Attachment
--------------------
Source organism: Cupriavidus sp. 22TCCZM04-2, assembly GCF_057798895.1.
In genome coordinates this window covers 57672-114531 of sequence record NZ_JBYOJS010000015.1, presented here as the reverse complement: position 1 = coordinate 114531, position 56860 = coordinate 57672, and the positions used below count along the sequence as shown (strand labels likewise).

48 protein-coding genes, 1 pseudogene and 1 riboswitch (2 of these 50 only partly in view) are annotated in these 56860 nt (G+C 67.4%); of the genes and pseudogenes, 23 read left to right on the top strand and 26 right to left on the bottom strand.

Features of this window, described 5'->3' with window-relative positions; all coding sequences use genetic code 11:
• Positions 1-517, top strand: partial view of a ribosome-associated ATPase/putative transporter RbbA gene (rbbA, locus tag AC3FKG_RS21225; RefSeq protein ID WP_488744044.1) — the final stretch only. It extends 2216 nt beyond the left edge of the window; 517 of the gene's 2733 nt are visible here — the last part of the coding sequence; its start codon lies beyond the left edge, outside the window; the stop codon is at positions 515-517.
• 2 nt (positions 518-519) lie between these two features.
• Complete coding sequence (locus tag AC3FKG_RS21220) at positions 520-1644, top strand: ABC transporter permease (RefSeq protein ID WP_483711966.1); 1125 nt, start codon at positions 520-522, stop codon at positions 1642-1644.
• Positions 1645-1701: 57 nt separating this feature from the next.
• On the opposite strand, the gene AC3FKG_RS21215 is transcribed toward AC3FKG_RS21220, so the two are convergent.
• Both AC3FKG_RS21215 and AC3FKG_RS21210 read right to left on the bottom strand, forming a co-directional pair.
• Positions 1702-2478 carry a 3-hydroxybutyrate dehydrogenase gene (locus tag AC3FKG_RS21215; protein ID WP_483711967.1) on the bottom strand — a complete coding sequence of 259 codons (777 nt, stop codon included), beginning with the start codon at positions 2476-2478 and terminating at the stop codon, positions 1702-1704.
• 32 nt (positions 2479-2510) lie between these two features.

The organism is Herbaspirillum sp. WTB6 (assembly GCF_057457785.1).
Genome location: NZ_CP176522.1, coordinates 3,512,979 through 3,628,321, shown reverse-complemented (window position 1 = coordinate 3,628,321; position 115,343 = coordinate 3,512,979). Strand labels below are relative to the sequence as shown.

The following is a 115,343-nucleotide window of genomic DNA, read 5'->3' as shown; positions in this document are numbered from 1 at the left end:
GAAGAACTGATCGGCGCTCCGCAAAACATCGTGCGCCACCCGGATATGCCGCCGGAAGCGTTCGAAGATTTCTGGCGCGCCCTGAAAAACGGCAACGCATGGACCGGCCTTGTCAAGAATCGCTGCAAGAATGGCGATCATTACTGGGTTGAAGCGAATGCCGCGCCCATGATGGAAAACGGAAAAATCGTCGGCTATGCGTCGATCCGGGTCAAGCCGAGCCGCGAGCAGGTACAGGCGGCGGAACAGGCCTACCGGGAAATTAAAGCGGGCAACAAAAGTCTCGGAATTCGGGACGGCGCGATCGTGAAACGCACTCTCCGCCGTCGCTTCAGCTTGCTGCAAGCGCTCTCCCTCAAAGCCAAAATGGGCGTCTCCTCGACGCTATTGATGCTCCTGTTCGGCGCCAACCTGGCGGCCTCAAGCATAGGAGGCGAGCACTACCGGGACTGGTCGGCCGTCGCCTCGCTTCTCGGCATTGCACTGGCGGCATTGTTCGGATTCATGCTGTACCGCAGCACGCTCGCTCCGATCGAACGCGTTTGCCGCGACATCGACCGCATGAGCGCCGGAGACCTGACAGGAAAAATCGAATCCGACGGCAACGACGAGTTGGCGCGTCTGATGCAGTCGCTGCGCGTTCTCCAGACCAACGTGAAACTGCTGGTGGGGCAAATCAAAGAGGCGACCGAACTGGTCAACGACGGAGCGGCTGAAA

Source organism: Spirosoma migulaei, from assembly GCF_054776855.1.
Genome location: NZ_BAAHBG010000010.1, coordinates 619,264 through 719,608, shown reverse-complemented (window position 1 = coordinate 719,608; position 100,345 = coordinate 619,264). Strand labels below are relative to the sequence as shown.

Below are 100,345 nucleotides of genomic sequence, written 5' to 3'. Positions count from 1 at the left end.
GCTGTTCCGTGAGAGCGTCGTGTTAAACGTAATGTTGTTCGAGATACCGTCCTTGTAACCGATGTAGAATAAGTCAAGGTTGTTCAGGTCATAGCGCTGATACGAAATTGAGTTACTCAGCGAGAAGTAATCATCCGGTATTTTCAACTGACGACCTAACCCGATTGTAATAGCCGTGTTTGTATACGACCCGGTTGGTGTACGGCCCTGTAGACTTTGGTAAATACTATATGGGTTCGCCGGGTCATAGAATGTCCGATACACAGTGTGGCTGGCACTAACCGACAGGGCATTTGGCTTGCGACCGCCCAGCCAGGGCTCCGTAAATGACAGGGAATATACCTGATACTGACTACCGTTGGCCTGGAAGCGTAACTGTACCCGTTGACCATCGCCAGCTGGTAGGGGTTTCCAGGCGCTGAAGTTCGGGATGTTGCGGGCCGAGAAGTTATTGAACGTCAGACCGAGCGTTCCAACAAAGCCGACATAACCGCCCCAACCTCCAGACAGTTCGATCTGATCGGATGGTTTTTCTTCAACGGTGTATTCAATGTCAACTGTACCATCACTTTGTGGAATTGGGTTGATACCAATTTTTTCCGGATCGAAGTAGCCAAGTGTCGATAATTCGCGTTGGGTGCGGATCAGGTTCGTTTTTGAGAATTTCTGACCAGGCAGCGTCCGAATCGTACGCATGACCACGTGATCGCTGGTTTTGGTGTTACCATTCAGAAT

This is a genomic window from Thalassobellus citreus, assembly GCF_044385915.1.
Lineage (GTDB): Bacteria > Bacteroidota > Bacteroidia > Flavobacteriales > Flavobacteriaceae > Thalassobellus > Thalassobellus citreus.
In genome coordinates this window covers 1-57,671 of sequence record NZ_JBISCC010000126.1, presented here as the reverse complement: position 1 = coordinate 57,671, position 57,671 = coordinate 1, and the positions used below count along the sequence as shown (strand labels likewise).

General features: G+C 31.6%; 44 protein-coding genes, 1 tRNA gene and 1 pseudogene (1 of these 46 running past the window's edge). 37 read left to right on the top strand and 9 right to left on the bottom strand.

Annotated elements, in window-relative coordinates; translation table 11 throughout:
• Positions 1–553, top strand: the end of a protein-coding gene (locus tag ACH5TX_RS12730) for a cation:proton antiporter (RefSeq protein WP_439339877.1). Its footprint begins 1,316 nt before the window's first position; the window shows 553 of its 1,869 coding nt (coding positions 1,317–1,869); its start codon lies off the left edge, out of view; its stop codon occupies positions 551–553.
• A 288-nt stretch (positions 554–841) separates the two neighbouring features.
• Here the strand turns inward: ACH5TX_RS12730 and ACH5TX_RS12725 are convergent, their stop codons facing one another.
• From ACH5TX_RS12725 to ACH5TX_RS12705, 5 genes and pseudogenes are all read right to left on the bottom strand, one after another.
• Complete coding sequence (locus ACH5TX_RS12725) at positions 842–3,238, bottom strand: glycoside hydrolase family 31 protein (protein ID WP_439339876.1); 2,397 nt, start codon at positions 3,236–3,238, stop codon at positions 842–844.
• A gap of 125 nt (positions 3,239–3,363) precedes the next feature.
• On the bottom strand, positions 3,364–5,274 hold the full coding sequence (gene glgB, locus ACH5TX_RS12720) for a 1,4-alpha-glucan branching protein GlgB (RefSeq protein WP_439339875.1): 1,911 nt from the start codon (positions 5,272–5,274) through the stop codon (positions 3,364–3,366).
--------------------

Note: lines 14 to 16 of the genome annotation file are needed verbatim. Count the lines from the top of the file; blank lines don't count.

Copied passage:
Genome location: NZ_CP176522.1, coordinates 3,512,979 through 3,628,321, shown reverse-complemented (window position 1 = coordinate 3,628,321; position 115,343 = coordinate 3,512,979). Strand labels below are relative to the sequence as shown.

The following is a 115,343-nucleotide window of genomic DNA, read 5'->3' as shown; positions in this document are numbered from 1 at the left end:
GAAGAACTGATCGGCGCTCCGCAAAACATCGTGCGCCACCCGGATATGCCGCCGGAAGCGTTCGAAGATTTCTGGCGCGCCCTGAAAAACGGCAACGCATGGACCGGCCTTGTCAAGAATCGCTGCAAGAATGGCGATCATTACTGGGTTGAAGCGAATGCCGCGCCCATGATGGAAAACGGAAAAATCGTCGGCTATGCGTCGATCCGGGTCAAGCCGAGCCGCGAGCAGGTACAGGCGGCGGAACAGGCCTACCGGGAAATTAAAGCGGGCAACAAAAGTCTCGGAATTCGGGACGGCGCGATCGTGAAACGCACTCTCCGCCGTCGCTTCAGCTTGCTGCAAGCGCTCTCCCTCAAAGCCAAAATGGGCGTCTCCTCGACGCTATTGATGCTCCTGTTCGGCGCCAACCTGGCGGCCTCAAGCATAGGAGGCGAGCACTACCGGGACTGGTCGGCCGTCGCCTCGCTTCTCGGCATTGCACTGGCGGCATTGTTCGGATTCATGCTGTACCGCAGCACGCTCGCTCCGATCGAACGCGTTTGCCGCGACATCGACCGCATGAGCGCCGGAGACCTGACAGGAAAAATCGAATCCGACGGCAACGACGAGTTGGCGCGTCTGATGCAGTCGCTGCGCGTTCTCCAGACCAACGTGAAACTGCTGGTGGGGCAAATCAAAGAGGCGACCGAACTGGTCAACGACGGAGCGGCTGAAA